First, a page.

IBM proposes guidelines to battle AI bias

A set of policy proposals released by IBM on Jan. 21 suggests that government agencies and industry players team up to develop standards to eliminate algorithmic bias in artificial intelligence, Bloomberg reports.

The proposed rules reportedly seek to build a consensus on AI regulation that would land between the stricter standards proposed by government and the more relaxed guidelines favored by technology companies.

Among the recommendations are strategies to ensure algorithms based on historically biased data such as zip codes and mortgage rates do not discriminate against any group, a call for companies to appoint chief AI ethics officers and a request that they keep records of the data fed into algorithms to maintain transparency in AI-led decisions.

"It seems pretty clear to us that government regulation of artificial intelligence is the next frontier in tech policy regulation," Chris Padilla, IBM's vice president of government and regulatory affairs, told Bloomberg, but added that by working alongside the government, tech companies will have a greater influence on the rigidity of that regulation.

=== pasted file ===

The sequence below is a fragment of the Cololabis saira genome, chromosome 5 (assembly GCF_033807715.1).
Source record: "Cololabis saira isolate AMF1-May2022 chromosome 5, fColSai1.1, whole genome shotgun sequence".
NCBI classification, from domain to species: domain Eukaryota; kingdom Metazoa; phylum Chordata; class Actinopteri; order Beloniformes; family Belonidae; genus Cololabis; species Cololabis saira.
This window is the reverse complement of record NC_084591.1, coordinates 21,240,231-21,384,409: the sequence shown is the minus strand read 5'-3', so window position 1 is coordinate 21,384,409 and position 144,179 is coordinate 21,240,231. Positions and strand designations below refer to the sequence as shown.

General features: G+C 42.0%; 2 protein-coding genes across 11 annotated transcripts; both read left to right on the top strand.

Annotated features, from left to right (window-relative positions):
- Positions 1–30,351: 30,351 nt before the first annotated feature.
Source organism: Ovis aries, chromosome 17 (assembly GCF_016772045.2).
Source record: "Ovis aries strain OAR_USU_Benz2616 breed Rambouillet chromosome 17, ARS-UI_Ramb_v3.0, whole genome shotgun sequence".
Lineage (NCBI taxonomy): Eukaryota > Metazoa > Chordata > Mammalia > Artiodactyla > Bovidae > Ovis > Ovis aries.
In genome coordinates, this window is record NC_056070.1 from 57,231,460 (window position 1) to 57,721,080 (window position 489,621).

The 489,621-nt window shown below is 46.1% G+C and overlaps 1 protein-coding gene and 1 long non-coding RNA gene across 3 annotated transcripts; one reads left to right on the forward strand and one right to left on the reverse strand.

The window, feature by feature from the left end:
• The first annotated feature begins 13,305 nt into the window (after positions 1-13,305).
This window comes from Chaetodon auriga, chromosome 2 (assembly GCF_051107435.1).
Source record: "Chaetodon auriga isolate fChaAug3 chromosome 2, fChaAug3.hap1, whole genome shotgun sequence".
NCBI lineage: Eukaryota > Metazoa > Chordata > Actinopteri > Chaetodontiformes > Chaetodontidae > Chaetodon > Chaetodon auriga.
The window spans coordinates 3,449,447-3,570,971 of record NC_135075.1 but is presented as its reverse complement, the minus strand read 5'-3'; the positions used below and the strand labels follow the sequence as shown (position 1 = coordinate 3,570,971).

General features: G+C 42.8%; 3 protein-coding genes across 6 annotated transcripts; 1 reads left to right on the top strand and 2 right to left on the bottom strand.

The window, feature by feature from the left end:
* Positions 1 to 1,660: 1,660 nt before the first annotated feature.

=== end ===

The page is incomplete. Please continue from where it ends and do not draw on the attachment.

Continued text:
"If we take a just-say-no approach or we just wait, the chances are higher that governments will react to something that happens," Mr. Padilla said. "Then you will get more of a prescriptive, top-down regulation."

The proposals came one day before IBM CEO Ginni Rometty is set to lead a panel on AI regulation at the 2020 World Economic Forum in Davos, Switzerland.

More articles on AI:
Viewpoint: Algorithms pitting AI against humans 'make healthcare more dangerous'
Bon Secours Mercy Health invests in behavior change AI platform
Top 10 AI applications for healthcare in 2020: Accenture report

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